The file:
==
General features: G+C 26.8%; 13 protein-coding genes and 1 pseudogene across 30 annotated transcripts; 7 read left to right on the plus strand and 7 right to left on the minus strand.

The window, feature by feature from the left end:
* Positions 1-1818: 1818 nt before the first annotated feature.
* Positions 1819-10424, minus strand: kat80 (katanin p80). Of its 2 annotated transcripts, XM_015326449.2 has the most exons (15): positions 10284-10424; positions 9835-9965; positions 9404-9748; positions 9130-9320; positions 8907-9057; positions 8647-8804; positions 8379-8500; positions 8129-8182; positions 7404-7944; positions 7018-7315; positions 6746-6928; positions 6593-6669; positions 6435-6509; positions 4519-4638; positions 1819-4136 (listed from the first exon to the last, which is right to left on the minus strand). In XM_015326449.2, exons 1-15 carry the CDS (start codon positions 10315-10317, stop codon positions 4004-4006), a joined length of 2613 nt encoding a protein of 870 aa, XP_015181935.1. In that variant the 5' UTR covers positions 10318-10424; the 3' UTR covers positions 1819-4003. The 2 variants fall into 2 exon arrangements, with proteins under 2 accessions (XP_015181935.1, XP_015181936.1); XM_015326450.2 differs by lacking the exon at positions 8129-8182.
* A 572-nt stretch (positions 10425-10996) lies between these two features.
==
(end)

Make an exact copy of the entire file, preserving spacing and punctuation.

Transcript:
General features: G+C 26.8%; 13 protein-coding genes and 1 pseudogene across 30 annotated transcripts; 7 read left to right on the plus strand and 7 right to left on the minus strand.

The window, feature by feature from the left end:
* Positions 1-1818: 1818 nt before the first annotated feature.
* Positions 1819-10424, minus strand: kat80 (katanin p80). Of its 2 annotated transcripts, XM_015326449.2 has the most exons (15): positions 10284-10424; positions 9835-9965; positions 9404-9748; positions 9130-9320; positions 8907-9057; positions 8647-8804; positions 8379-8500; positions 8129-8182; positions 7404-7944; positions 7018-7315; positions 6746-6928; positions 6593-6669; positions 6435-6509; positions 4519-4638; positions 1819-4136 (listed from the first exon to the last, which is right to left on the minus strand). In XM_015326449.2, exons 1-15 carry the CDS (start codon positions 10315-10317, stop codon positions 4004-4006), a joined length of 2613 nt encoding a protein of 870 aa, XP_015181935.1. In that variant the 5' UTR covers positions 10318-10424; the 3' UTR covers positions 1819-4003. The 2 variants fall into 2 exon arrangements, with proteins under 2 accessions (XP_015181935.1, XP_015181936.1); XM_015326450.2 differs by lacking the exon at positions 8129-8182.
* A 572-nt stretch (positions 10425-10996) lies between these two features.